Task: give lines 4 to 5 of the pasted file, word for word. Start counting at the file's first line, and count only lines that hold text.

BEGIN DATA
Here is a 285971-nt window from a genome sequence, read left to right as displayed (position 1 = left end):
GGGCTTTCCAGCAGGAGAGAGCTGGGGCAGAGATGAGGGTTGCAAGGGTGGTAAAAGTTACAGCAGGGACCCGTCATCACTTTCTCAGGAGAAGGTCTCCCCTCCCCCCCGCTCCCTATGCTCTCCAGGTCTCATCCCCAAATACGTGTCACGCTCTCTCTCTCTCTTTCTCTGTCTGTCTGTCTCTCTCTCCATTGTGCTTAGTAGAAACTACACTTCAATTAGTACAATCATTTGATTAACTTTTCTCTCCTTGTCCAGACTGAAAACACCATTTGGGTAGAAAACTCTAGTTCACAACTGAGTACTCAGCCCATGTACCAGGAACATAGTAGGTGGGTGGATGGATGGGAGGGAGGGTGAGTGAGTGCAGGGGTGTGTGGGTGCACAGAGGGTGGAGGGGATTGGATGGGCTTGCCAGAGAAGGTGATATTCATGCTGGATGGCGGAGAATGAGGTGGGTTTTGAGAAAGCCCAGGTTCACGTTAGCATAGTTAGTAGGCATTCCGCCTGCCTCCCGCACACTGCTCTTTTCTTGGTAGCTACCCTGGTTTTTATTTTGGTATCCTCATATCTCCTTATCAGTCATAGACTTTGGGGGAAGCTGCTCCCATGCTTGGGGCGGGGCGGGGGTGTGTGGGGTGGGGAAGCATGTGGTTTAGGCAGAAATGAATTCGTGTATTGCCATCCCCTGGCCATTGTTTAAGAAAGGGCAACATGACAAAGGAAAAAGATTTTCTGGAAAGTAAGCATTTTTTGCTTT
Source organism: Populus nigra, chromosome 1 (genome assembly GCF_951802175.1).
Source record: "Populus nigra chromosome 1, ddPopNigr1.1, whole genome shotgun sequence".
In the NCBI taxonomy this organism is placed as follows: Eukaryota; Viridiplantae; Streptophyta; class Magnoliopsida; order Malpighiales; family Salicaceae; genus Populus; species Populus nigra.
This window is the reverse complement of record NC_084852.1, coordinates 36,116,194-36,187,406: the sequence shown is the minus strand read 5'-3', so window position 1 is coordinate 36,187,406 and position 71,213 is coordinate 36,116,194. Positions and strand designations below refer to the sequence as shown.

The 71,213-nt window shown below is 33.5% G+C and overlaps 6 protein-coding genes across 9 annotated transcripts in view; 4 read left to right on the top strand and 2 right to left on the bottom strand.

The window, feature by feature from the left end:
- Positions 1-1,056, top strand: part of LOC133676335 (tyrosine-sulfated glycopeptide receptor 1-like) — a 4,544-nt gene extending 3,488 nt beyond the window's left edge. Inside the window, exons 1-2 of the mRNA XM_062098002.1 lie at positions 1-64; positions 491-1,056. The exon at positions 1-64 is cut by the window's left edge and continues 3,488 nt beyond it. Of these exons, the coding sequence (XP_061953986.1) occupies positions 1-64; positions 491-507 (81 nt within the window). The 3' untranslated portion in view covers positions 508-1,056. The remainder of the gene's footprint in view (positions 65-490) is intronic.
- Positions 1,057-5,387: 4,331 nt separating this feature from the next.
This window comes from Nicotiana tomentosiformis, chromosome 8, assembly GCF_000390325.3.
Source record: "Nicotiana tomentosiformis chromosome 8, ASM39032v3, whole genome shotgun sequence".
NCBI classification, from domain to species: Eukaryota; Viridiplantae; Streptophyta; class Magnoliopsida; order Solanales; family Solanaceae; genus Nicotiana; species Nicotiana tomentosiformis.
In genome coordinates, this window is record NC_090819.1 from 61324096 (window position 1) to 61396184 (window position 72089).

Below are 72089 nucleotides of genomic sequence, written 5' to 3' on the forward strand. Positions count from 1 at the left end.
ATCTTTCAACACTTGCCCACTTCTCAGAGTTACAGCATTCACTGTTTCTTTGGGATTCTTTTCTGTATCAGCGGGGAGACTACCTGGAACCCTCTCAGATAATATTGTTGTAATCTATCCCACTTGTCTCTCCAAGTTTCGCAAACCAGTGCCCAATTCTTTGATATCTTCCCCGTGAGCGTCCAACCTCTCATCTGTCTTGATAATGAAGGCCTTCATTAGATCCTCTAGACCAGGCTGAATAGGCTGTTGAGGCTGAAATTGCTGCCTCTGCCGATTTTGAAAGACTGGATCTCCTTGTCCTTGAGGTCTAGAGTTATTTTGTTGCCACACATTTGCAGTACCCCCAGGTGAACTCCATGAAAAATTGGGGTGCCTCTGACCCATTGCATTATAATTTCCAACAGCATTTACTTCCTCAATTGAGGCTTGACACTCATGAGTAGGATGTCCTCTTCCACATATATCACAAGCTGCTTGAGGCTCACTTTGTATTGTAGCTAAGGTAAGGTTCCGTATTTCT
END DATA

Source record: "Populus nigra chromosome 1, ddPopNigr1.1, whole genome shotgun sequence".
In the NCBI taxonomy this organism is placed as follows: Eukaryota; Viridiplantae; Streptophyta; class Magnoliopsida; order Malpighiales; family Salicaceae; genus Populus; species Populus nigra.